call for jurors, and the announce
ment of a special term of court,
all in the first week following h'.s
arrival shows that our new judge
is of the type of man who does
It is to be hoped that for the
sake of those who travel through
llanapepe, that the county or
some one else, may lie allowed to
remove the old school buildings as
they have remained a monument
to disgraceful architecture about
The young trees which the
Koloa Plantation has planted alone
the roadside through its property
are growing beautifully and iu a
short time will become an at
traction which is sure to repay the
management for i t s very com
The county is doing a piece of
work for which every autoist is
most grateful, in sanding the Wai
mea bridge. Now, then, more
gratefulness will be felt when a
little of the same treatment is ap
plied to the bridge in Koloa.
The Koloaites who are kicking
because the macadam road in front
of the Koloa plantation store has
not been completed, have a kick
coming, as it is certainly some
rocky. Plenty of dressing rock
near by, why is it not applied?
The woman suffrage movement,
the socialists, prohibitionsls and
the bandana wearers may unite in
the formation of a thiid parly,
which will very likely prove,
"distressive" instead of pro
gressive. What Kauai needs: A belt i ail
road, passable crossings; three
steamers per week all of which
could be accomplished w i t h
sufficient public spirit, of which
we hain't got none
Willie Kinnkv for representa-
tive seems lo have struck the,
key note, and at next Saturday's
meeting he will in all probability ,
accept the endorsement of his '
Makawkm Plantation is setting 1
an example in repairing its cross
ings which the McBryde. a n d
Lihue Plantations, would do well
Tiik smoky weather experienced ,
here last week is said to have been
caused by a new Kilauea scientist'
poking Miss Pele in the ribs.
KlKST thing you know, the cane
will be so high on those town lots
that a feller cau't find one when'
he gits It.
LOVE JOY & CO.
Wholesale and Retail Dealers in
FINE WINES AND LIQUORS
Agents for ( Whiskey
Best Quality of EUROPEAN WINES and LIQUORS
SPECIAL ATTENTION GIVEN TO
902 Nuuanu Street Phone 2708
TRY THE NEW
It is the best
Wholesale Liquor Dealer
Complete Line of Oriental Goods
Telephone No. 102. Hranch Wahiawa, Telephone No.
TIIK advantage in sending your orders to us are obvious
your order is filled and shipped by return boat. If we do not
carry iu our stock, any article you may" order, we buy it for you.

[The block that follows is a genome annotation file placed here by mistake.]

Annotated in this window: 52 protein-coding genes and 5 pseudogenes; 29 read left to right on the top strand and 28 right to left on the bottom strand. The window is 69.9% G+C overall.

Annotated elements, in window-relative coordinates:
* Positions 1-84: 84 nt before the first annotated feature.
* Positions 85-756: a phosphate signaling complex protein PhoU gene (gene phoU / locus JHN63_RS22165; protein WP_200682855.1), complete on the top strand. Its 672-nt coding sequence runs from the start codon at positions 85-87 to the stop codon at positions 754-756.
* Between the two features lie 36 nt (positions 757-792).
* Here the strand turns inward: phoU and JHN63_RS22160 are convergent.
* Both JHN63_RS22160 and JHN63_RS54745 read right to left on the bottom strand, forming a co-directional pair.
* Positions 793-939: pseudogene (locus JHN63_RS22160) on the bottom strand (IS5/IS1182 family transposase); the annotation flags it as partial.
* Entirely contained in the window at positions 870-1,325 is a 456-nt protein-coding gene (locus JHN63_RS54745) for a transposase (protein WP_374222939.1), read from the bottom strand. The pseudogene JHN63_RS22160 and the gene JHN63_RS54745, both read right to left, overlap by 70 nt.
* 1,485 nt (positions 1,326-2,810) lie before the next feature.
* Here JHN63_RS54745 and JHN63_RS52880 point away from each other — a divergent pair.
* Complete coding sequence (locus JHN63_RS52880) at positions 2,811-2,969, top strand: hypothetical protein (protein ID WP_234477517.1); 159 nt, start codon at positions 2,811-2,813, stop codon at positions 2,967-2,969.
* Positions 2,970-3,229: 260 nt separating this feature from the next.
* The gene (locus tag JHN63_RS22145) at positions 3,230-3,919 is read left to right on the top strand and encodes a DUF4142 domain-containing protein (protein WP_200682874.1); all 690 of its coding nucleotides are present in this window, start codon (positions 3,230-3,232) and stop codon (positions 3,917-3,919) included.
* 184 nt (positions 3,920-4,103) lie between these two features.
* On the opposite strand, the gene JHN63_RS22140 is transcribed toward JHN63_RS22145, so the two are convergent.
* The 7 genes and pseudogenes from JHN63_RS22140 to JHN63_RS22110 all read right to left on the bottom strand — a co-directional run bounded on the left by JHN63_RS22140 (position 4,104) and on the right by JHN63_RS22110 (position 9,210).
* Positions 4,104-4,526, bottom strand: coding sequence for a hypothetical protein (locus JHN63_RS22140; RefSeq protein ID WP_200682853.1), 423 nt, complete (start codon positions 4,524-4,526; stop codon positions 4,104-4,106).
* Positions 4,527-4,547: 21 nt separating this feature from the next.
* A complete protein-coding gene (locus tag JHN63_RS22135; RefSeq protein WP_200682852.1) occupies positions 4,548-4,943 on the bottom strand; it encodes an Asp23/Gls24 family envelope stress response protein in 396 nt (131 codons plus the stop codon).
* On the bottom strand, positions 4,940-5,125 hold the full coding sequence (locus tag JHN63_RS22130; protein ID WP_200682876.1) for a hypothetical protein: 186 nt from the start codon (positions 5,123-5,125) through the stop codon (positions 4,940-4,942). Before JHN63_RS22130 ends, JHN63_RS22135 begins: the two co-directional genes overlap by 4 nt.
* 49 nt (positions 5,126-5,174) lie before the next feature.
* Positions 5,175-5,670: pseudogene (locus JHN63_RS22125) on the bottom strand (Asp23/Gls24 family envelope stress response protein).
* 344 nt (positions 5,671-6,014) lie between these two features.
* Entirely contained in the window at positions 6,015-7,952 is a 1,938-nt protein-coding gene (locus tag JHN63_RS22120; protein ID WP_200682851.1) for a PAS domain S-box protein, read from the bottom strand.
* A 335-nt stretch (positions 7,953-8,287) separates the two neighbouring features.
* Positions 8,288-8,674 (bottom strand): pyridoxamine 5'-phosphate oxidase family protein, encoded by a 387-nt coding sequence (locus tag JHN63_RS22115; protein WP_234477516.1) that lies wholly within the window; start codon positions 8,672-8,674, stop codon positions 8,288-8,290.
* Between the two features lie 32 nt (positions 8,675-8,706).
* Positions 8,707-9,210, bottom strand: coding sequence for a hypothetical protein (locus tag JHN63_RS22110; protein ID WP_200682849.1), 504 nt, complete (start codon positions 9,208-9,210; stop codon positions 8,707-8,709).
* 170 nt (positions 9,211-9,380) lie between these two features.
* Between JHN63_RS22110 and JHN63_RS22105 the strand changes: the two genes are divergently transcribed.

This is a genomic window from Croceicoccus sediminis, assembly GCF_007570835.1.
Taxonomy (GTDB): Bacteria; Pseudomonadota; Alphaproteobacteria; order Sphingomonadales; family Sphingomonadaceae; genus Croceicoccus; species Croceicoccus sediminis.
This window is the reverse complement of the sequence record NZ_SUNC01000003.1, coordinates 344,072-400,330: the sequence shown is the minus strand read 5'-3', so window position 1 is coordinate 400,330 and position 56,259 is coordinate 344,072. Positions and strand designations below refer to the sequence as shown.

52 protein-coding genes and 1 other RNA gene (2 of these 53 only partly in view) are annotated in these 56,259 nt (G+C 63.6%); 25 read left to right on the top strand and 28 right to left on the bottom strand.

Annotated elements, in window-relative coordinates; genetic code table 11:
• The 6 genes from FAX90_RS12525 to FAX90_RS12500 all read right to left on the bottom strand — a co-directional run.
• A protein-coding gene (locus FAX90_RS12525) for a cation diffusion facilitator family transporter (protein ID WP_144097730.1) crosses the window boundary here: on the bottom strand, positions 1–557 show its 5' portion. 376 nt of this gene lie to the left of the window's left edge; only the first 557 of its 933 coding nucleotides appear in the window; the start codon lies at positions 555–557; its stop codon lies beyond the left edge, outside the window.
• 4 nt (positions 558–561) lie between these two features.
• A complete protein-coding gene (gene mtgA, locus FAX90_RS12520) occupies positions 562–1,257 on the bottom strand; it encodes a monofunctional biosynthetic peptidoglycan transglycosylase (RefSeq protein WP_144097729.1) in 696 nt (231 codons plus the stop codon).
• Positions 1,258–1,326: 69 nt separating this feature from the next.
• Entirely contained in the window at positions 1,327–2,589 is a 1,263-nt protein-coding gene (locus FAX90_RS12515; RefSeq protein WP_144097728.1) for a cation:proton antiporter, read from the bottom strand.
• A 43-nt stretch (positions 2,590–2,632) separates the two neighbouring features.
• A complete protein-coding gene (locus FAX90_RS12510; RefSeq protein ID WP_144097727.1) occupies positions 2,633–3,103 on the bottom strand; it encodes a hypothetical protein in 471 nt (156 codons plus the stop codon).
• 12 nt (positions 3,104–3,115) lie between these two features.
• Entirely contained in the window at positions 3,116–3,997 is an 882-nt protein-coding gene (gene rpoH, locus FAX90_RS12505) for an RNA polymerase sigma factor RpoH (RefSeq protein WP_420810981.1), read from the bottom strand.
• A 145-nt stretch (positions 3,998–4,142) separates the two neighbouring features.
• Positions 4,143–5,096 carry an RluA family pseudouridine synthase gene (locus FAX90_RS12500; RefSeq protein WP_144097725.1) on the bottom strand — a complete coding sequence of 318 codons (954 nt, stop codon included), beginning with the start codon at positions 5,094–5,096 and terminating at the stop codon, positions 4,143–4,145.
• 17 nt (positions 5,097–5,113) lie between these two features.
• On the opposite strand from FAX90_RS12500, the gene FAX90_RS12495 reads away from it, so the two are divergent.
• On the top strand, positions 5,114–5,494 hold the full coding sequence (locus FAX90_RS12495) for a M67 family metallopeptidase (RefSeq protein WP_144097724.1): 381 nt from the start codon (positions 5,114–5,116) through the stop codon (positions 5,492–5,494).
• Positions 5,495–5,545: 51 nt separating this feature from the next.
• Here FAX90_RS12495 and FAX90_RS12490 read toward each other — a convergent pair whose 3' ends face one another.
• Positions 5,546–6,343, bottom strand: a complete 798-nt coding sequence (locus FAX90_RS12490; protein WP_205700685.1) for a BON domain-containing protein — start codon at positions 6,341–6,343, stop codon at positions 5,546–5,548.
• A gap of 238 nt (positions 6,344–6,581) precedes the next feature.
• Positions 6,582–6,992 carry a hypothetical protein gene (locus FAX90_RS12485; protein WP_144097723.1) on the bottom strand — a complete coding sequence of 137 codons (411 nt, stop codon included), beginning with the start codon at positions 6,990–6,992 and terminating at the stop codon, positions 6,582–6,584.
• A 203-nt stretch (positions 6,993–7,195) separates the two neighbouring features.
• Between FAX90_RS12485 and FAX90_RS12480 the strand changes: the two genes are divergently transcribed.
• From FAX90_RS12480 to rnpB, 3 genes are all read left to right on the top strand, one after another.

IF a garment oi
Any Article of
is not just what yob wish it to
it for alteration or exchange.
Remember, we have over 25 years'
experience with the Island trade.
SA CHS DR Y
P. O. Box 566
Old Jas. E. Pepper Whiskey
"Harvey's Special" Scotch
be, you are at liberty to return
COMMISSION & BROKERAGE
j CALIFORNIA FEED CO.
j Dealers in
I Hay, Gkain and Chicken
' Sole Agcnla for
8 Iiitountioritil Stock, Poultry Food
anil other spi'i-inHies. Aruhir for
j fl enlUnjj Iron Roofs. IVtuluiim ln-
I I ciilnitor mill ltromliTH ami mtuU'Ii-
' B ITS.
I Kiw.'k Si'eciai. Chick Food
P. O. Box 452, Honolulu
F. E. DAVIS & CO.
HONOLULU, T. II.
N'n ra mill JInmiHNT Srnr.r.is
Blacksmith supplies. Wag
ons, Buggies, Harness, Bi
Prompt and careful atten
tion given to mail orders.
and Real Estate
. 857 Kaahumanu Street
if THOMAS A. O'BRIEN jj
Waverly Bl'k. Bishop & Hotel Si.
P. O. Box 563, Honolulu
I COMMISSION MERCHANT
, J: Representing
Moore-Watson Dry- j
I u ecxato o ,v;u',jt-o snsssat acta
Harry Annitage. H. Cushman
Carter. Samuel A. Walker.
Harry Armitage & Co.
Stock and Bonds
Member Honolulu Stock and Bond
P. O. Box 683. Telephone 2201.
Cable and Wireless Address:
PHiLIP L. RICE,
Lim-ic - - Kauai
A. R. GLAISYER, D.V.M.
Will make monthly headquarter
at per McieJtile below
I- 10, 13-14 - - Lihue
II- 12 - - - Kilauea
18-21 - - - McBryde
22-30 - - - Makaweli
JEWELRY & DIAMONDS
Kvkhythino in this
Sn.vKii and Gold Link,
Rich Cut Glass and
Mfkchanijisk of thk
Uicst Qiwi.ity Only.
P. O. Box 342 Honolulu
THE BANK OF HAW1I,
Lihue, Kauai, Hawaii
Deposits arc received subject
lo check. Certificates of de
posit issued payable on de
mand. Loans made on ap
Drafts Drawn on
Sail Francisco Berlin
New York Hong Kong
Interest paid on Savings De
posits. 4 per cent on ordi
nary and 4 per cent on Term
Deposits. Ordinary Savings
Deposits will be received up to
$2,500 in any one account.
Safk Dkposit Boxks for
Runt $2 and S3 a Ykar
Bishop & Co. r
Honolulu, Hii.o, Waimua
Transacts a General Bakniug
and Exchange Business
Commercial and Travelers'
Letters of. Credit issued avail
able in all principal cities of
Interest allowed at the rate
of 4 per cent per annum
on Savings Bank deposits.
& & &
Interest paid on Time De
posits at the following rates:
3 Months 3 per cent
6 Months 3 1-2 per
cent per annum.
12 Months 4 per cent
All business entrusted by
customers on other islands
receives careful and prompt
attention. PAPER DEALERS
WHEN IN NEED OF
Paper Bags, Twines,
AMERICAN I. WAHAN
PAPER & SUPIL. CO., LTD.
Fort ar.il Qui- Street
GEO. G. GUILD, Vk. "Vea&Mgr
Office and pocket diaries of
all sizes bound in cloth or
leatliL-r. Mail orders promptly
Hawaiian News Co., Ltd.
Young Bldg. Honolulu
, Charlie Hall, Murphy-Graut
I s popular respesemative left
for Honolulu Saturday.
! Jl. Schult, the veteran sugar
boiler for the Hanauiaulu Plant
ation left last Saturday for a three
I months trip to his home in Ore-SQiu